Loving Vincent


            There is no other film quite like this one.  It utilized 125 painting animators creating 65,000 oil-painted frames that incorporate 125 of Van Gogh's better-known works, a process that took ten years to complete.  Every image is artistic.  Most are in the bold, broad-brush style of Vincent Van Gogh; some are purposefully in black and white to present a stark contrast, but the overall effect is mesmerizing, and one-of-a-kind dazzling. Visually, this movie is simply stunning.

            Unfortunately, it all showcases a rather mediocre script with an unsatisfying ending.  The village postmaster's son, Armand Roulin (Douglas Booth), agrees to deliver Vincent's last letter to his next of kin, his beloved younger brother Theo.  But when Roulin journeys to Paris, he discovers that Theo died shortly after Vincent.  This drives Roulin to question everyone who knew Vincent, including his physician, his daughter, the proprietress of the hotel where he stayed, and even the boatmen along the river, where Vincent was known to have set up his easel and painted.

            What is known is that Vincent Van Gogh died of a gunshot wound, two days after the shooting.  What is not known is whether it was self-inflicted---though Vincent reportedly said it was, he may have been covering for someone else.  The motive is also unclear, whether it was murder or suicide.  Though Van Gogh was known to be “troubled,” he'd finally established himself as a painter (before that, he was, of all things, a missionary).  He completed some 800 works of art in that productive decade, and sold exactly one before he died.  He never knew fame or fortune, or even professional success.  And yet his work remains unique, even to the untrained eye.  Whether you classify it as “post-Impressionist” or “early modern” or whatever description you choose, his work defies description.  It's simply wondrous to behold.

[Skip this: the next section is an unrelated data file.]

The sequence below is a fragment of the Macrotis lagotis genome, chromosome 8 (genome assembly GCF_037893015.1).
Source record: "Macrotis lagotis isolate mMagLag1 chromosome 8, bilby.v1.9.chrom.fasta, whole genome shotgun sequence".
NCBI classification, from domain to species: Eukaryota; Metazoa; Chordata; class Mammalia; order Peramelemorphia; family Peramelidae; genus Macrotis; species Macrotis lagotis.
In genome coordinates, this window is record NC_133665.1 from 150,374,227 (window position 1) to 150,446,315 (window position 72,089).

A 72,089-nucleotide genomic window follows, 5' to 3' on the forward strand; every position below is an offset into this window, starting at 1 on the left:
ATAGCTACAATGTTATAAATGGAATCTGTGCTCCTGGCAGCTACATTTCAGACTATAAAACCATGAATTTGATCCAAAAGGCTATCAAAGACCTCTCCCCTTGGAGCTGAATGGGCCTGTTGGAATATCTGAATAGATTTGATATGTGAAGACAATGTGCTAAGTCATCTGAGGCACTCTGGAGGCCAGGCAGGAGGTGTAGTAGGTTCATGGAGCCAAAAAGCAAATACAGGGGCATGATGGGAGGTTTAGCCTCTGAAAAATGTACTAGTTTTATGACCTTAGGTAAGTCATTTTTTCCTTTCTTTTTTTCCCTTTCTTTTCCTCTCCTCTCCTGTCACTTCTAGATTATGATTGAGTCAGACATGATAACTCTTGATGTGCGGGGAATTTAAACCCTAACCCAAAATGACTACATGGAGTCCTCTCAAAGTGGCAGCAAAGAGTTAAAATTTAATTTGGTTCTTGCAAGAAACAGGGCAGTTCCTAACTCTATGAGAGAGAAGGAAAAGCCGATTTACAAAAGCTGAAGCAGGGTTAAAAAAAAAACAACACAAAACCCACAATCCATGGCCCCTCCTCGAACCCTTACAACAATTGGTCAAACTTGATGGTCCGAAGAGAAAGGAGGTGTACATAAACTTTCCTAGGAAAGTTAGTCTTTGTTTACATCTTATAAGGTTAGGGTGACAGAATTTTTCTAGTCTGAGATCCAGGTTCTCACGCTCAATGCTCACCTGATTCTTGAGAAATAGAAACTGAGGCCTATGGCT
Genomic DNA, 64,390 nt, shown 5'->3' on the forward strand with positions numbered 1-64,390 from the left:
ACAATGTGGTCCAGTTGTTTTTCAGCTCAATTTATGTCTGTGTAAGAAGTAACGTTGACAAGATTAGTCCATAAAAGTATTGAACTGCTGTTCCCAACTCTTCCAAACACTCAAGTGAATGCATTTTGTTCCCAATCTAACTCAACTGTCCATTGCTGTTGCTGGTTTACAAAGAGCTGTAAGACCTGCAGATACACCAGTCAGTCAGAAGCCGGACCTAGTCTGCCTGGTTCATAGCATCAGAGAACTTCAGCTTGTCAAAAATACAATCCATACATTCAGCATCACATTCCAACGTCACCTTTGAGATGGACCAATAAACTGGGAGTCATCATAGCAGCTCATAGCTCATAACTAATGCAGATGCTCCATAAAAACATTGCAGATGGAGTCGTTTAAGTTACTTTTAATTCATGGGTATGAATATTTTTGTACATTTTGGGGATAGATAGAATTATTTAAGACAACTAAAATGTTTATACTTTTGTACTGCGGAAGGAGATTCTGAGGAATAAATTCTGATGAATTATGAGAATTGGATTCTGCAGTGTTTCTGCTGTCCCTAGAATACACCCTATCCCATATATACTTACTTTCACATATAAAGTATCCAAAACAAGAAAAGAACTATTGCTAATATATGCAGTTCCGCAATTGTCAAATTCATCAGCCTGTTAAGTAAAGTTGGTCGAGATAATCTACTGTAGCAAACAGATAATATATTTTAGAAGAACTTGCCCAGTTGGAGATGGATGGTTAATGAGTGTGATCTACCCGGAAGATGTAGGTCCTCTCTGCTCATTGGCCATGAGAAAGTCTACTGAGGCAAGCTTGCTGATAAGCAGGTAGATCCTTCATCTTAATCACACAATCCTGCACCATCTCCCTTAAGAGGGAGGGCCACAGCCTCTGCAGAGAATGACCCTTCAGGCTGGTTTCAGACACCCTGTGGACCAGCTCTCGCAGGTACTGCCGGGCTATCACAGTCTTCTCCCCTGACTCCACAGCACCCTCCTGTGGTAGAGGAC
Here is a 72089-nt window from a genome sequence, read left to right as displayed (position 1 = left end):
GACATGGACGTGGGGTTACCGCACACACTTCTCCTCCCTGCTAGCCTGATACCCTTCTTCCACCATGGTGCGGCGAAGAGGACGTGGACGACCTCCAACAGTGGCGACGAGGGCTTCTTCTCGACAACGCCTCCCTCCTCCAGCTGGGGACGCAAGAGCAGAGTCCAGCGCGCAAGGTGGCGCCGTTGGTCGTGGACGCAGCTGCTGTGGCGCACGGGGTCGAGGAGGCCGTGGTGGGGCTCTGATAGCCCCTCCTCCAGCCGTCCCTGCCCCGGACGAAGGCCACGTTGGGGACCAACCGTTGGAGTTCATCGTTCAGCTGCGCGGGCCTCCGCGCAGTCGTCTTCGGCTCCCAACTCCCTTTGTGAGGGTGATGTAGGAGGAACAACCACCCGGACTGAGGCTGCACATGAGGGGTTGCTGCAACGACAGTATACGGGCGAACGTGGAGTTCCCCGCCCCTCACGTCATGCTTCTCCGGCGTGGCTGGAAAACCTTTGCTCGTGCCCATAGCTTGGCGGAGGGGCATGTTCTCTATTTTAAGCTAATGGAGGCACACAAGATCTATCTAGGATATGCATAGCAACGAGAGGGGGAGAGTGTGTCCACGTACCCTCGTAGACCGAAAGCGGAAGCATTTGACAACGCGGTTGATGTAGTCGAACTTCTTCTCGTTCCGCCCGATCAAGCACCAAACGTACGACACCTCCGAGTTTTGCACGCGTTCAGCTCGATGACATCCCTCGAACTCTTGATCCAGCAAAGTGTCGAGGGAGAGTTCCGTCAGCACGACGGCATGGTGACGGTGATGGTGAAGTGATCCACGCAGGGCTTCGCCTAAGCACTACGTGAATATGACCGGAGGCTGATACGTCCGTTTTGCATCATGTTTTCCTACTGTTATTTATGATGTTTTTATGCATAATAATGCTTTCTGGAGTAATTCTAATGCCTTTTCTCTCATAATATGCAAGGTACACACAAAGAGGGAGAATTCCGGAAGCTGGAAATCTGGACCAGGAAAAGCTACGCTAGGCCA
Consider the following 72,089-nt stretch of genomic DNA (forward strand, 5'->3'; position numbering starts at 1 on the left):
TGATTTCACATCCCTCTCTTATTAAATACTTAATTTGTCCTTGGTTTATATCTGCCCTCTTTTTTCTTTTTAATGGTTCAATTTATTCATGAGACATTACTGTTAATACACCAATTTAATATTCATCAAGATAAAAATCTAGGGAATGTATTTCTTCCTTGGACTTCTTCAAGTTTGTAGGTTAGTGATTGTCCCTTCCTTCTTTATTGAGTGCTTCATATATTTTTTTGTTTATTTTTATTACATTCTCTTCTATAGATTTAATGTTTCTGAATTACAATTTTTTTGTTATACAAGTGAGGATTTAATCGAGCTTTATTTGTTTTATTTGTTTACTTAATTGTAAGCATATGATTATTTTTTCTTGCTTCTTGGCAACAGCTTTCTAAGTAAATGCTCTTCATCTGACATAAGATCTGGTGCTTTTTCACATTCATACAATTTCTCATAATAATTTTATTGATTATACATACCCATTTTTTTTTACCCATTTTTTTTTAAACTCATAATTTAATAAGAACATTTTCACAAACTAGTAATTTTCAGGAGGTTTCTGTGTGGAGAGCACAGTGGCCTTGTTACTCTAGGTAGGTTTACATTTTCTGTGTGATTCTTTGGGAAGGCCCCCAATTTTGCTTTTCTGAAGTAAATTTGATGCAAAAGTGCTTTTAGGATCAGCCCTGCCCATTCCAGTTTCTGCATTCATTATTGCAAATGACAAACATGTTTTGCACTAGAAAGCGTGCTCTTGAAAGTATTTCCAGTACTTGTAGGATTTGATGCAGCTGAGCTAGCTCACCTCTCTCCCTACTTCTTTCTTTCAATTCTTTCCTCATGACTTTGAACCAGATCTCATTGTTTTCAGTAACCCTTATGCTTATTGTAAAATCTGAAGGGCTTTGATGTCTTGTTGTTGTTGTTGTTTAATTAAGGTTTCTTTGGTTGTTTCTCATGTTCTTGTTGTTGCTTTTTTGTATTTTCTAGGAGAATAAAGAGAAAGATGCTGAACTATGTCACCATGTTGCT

The movie ends without a clear answer about Van Gogh's last days, leaving it to the viewer to surmise what might have actually happened.  If he was murdered, no one was ever charged or arrested.  And neither was the doctor sued for malpractice.  Everybody just shook their heads and went home.  So the nature of his death remains as enigmatic as the mystery of his inspiration. 

            So what we have here in this movie is the triumph of style over substance.  You won't see another one quite like it.


Dr. Ronald P. Salfen, DFW Film Critics Association